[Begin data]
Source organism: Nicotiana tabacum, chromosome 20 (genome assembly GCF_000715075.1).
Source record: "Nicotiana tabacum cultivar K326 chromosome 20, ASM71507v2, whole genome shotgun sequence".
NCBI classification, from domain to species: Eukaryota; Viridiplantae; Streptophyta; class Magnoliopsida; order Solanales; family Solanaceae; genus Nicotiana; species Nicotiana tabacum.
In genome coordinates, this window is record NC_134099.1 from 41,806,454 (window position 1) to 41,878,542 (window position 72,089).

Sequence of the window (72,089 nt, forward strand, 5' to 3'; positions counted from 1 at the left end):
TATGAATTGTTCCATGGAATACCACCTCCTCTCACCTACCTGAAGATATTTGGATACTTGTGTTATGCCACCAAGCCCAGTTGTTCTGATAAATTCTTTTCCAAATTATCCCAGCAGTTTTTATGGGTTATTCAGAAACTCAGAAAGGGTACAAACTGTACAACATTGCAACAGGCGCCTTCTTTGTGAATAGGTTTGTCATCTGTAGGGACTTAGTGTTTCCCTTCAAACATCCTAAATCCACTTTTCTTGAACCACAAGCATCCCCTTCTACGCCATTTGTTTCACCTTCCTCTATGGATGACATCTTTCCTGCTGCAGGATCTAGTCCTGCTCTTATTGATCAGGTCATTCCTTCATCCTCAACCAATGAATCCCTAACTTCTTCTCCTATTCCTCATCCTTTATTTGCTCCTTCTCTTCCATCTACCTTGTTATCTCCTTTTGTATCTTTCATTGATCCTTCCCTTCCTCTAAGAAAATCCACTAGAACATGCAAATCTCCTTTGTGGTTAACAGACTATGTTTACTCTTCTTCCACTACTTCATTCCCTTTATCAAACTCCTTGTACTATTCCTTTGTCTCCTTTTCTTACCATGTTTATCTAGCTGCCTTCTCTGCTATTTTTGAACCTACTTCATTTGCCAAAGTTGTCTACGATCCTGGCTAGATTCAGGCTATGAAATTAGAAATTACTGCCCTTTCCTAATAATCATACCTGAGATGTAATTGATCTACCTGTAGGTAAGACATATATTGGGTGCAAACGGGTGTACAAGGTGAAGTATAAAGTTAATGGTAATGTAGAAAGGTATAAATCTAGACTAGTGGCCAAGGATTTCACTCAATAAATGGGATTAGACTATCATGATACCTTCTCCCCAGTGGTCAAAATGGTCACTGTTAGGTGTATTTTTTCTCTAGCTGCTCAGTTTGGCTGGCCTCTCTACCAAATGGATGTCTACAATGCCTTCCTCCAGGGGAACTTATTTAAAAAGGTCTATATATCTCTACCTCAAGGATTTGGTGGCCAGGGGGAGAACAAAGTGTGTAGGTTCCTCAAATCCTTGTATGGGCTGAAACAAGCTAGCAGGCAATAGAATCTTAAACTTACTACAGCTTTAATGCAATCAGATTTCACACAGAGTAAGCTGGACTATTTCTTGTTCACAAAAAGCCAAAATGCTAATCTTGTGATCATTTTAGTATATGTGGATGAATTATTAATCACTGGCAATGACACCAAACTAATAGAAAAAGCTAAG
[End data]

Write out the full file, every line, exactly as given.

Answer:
Source organism: Nicotiana tabacum, chromosome 20 (genome assembly GCF_000715075.1).
Source record: "Nicotiana tabacum cultivar K326 chromosome 20, ASM71507v2, whole genome shotgun sequence".
NCBI classification, from domain to species: Eukaryota; Viridiplantae; Streptophyta; class Magnoliopsida; order Solanales; family Solanaceae; genus Nicotiana; species Nicotiana tabacum.
In genome coordinates, this window is record NC_134099.1 from 41,806,454 (window position 1) to 41,878,542 (window position 72,089).

Sequence of the window (72,089 nt, forward strand, 5' to 3'; positions counted from 1 at the left end):
TATGAATTGTTCCATGGAATACCACCTCCTCTCACCTACCTGAAGATATTTGGATACTTGTGTTATGCCACCAAGCCCAGTTGTTCTGATAAATTCTTTTCCAAATTATCCCAGCAGTTTTTATGGGTTATTCAGAAACTCAGAAAGGGTACAAACTGTACAACATTGCAACAGGCGCCTTCTTTGTGAATAGGTTTGTCATCTGTAGGGACTTAGTGTTTCCCTTCAAACATCCTAAATCCACTTTTCTTGAACCACAAGCATCCCCTTCTACGCCATTTGTTTCACCTTCCTCTATGGATGACATCTTTCCTGCTGCAGGATCTAGTCCTGCTCTTATTGATCAGGTCATTCCTTCATCCTCAACCAATGAATCCCTAACTTCTTCTCCTATTCCTCATCCTTTATTTGCTCCTTCTCTTCCATCTACCTTGTTATCTCCTTTTGTATCTTTCATTGATCCTTCCCTTCCTCTAAGAAAATCCACTAGAACATGCAAATCTCCTTTGTGGTTAACAGACTATGTTTACTCTTCTTCCACTACTTCATTCCCTTTATCAAACTCCTTGTACTATTCCTTTGTCTCCTTTTCTTACCATGTTTATCTAGCTGCCTTCTCTGCTATTTTTGAACCTACTTCATTTGCCAAAGTTGTCTACGATCCTGGCTAGATTCAGGCTATGAAATTAGAAATTACTGCCCTTTCCTAATAATCATACCTGAGATGTAATTGATCTACCTGTAGGTAAGACATATATTGGGTGCAAACGGGTGTACAAGGTGAAGTATAAAGTTAATGGTAATGTAGAAAGGTATAAATCTAGACTAGTGGCCAAGGATTTCACTCAATAAATGGGATTAGACTATCATGATACCTTCTCCCCAGTGGTCAAAATGGTCACTGTTAGGTGTATTTTTTCTCTAGCTGCTCAGTTTGGCTGGCCTCTCTACCAAATGGATGTCTACAATGCCTTCCTCCAGGGGAACTTATTTAAAAAGGTCTATATATCTCTACCTCAAGGATTTGGTGGCCAGGGGGAGAACAAAGTGTGTAGGTTCCTCAAATCCTTGTATGGGCTGAAACAAGCTAGCAGGCAATAGAATCTTAAACTTACTACAGCTTTAATGCAATCAGATTTCACACAGAGTAAGCTGGACTATTTCTTGTTCACAAAAAGCCAAAATGCTAATCTTGTGATCATTTTAGTATATGTGGATGAATTATTAATCACTGGCAATGACACCAAACTAATAGAAAAAGCTAAG